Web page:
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New Ontario energy plan provides essential vision for electricity, but lacks detail on gas

The plan will provide the guidance utilities, regulators, and system operators need to build a bigger, cleaner, smarter electricity system in ways that make sense for Ontario ratepayers .

OTTAWA — Jason Dion, Senior Research Director with the Canadian Climate Institute, made the following statement in response to the Ontario government’s announcement of Powering Ontario’s Growth, Ontario’s new long-term energy plan. 

“Ontario’s new energy plan makes it clear the province is moving toward an electric future. The plan is an important step toward building the bigger, cleaner, smarter electricity systems Ontario needs to meet its increasing demand for electricity, while keeping rates affordable for families and businesses. 

“Critically, the plan focuses on ways to reduce reliance on gas-fired generation, and will support the cost-effective alignment of Ontario’s electricity system with the upcoming Clean Electricity Regulations.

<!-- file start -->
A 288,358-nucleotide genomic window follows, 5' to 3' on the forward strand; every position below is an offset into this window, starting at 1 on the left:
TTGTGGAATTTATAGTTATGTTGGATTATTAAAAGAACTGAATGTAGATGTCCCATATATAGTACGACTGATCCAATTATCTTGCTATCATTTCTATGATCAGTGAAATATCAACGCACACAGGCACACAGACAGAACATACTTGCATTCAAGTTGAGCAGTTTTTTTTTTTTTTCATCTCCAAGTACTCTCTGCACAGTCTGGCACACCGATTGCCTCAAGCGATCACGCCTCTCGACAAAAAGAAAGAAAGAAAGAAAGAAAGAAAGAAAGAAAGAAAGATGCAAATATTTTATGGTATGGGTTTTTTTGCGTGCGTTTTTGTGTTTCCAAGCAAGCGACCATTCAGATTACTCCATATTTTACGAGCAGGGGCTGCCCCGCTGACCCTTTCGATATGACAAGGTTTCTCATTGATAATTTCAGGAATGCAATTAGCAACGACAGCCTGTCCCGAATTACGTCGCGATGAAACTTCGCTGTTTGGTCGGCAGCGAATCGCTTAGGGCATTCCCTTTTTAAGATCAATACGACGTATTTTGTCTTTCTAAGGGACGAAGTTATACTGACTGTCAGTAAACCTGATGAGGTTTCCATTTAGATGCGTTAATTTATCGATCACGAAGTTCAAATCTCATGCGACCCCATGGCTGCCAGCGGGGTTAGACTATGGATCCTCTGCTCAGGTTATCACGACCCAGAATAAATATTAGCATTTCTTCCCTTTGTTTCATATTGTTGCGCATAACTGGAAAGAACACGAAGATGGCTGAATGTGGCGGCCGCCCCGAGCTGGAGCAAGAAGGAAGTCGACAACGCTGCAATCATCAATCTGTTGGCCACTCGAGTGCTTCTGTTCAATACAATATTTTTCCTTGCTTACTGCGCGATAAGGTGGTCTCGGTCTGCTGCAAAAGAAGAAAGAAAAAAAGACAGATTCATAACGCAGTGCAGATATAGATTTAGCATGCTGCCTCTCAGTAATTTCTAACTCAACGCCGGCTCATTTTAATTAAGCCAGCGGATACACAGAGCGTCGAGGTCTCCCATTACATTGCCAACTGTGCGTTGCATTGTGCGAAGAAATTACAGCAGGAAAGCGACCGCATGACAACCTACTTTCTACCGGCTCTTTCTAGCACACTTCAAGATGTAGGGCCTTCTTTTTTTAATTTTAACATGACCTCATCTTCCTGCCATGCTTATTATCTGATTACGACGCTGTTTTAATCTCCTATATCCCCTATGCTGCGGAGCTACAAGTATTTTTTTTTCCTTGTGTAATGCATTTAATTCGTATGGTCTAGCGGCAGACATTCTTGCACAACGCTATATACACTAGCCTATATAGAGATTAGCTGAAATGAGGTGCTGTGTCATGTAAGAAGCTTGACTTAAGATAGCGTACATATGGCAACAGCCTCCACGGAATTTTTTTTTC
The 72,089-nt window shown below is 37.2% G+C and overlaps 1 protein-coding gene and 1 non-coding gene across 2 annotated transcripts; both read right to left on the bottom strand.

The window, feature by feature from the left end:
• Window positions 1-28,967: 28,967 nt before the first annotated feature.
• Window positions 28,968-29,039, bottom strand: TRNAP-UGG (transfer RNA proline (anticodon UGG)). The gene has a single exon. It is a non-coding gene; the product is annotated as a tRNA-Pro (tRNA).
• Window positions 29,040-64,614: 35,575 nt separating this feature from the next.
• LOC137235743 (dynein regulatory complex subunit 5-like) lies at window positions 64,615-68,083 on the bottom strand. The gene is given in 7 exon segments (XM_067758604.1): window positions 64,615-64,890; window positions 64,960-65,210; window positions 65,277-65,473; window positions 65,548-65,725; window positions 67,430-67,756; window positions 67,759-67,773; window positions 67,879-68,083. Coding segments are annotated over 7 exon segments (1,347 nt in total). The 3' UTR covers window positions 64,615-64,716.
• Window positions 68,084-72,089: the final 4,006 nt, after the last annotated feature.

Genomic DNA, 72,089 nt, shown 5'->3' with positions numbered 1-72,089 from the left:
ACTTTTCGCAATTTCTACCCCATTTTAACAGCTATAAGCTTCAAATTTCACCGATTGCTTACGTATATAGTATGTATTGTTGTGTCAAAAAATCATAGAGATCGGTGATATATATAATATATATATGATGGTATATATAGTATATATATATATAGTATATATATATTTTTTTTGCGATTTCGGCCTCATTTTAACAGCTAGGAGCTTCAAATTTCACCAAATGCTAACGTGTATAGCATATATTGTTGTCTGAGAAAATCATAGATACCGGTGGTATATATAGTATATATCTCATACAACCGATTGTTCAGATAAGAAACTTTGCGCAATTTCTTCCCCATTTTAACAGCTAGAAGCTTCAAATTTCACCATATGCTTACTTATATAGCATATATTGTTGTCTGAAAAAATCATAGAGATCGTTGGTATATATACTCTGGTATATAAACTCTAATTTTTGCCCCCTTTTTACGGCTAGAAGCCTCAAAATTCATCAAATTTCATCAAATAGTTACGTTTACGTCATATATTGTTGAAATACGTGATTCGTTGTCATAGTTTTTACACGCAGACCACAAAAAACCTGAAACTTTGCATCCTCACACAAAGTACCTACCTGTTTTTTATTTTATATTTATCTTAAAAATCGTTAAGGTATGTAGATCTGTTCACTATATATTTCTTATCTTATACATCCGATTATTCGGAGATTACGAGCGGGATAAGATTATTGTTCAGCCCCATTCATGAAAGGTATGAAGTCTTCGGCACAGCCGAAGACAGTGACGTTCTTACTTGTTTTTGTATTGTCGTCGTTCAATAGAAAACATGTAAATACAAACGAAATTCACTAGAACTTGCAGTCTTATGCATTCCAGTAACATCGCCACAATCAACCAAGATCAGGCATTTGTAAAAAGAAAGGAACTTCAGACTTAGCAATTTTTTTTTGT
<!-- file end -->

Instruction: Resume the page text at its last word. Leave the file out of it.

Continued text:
“The development of non-emitting generation alongside solutions that can improve system flexibility, such as short- and long-term storage, energy efficiency and distributed energy resources, and improved transmission capacity will help Ontario transition to a grid fully powered by non-emitting sources. 

“However, the plan is silent on whether the province intends to construct new gas-fired generation facilities. The province should avoid building new gas plants since cost-effective alternatives are available, and such facilities are likely to end up as stranded assets. The province’s timeline for reaching net zero generation is also unclear. Canada and other G7 countries have set a target for 2035, something Ontario will need to address if it wants to remain competitive. 

“Despite these gaps, Ontario’s plan is an important, forward-looking commitment to building the bigger, cleaner, smarter systems Ontario and Canada needs on the path to net zero. Our research has shown that the average Canadian household will spend 12 per cent less on energy by 2050 compared to what they spend today as the country moves toward a net zero future. 

“Ontario’s energy demands are rising. By planning for future growth today, Ontario can ensure that its reliable, cost-effective clean power remains a competitive advantage.”